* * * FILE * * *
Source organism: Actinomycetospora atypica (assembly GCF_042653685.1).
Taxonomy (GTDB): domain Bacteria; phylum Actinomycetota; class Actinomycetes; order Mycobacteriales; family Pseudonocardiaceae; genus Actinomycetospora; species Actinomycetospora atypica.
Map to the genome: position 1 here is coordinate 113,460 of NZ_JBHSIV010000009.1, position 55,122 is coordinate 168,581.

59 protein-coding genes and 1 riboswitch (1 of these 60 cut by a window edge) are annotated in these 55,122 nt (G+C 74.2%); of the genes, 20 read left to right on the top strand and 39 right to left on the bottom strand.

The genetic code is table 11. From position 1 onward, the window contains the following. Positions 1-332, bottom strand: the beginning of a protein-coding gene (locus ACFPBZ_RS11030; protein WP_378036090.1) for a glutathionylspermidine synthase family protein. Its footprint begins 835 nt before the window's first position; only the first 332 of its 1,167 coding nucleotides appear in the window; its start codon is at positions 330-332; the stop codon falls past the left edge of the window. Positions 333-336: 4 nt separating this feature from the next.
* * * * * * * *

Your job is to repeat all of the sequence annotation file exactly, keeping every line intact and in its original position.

Source organism: Actinomycetospora atypica (assembly GCF_042653685.1).
Taxonomy (GTDB): domain Bacteria; phylum Actinomycetota; class Actinomycetes; order Mycobacteriales; family Pseudonocardiaceae; genus Actinomycetospora; species Actinomycetospora atypica.
Map to the genome: position 1 here is coordinate 113,460 of NZ_JBHSIV010000009.1, position 55,122 is coordinate 168,581.

59 protein-coding genes and 1 riboswitch (1 of these 60 cut by a window edge) are annotated in these 55,122 nt (G+C 74.2%); of the genes, 20 read left to right on the top strand and 39 right to left on the bottom strand.

The genetic code is table 11. From position 1 onward, the window contains the following. Positions 1-332, bottom strand: the beginning of a protein-coding gene (locus ACFPBZ_RS11030; protein WP_378036090.1) for a glutathionylspermidine synthase family protein. Its footprint begins 835 nt before the window's first position; only the first 332 of its 1,167 coding nucleotides appear in the window; its start codon is at positions 330-332; the stop codon falls past the left edge of the window. Positions 333-336: 4 nt separating this feature from the next.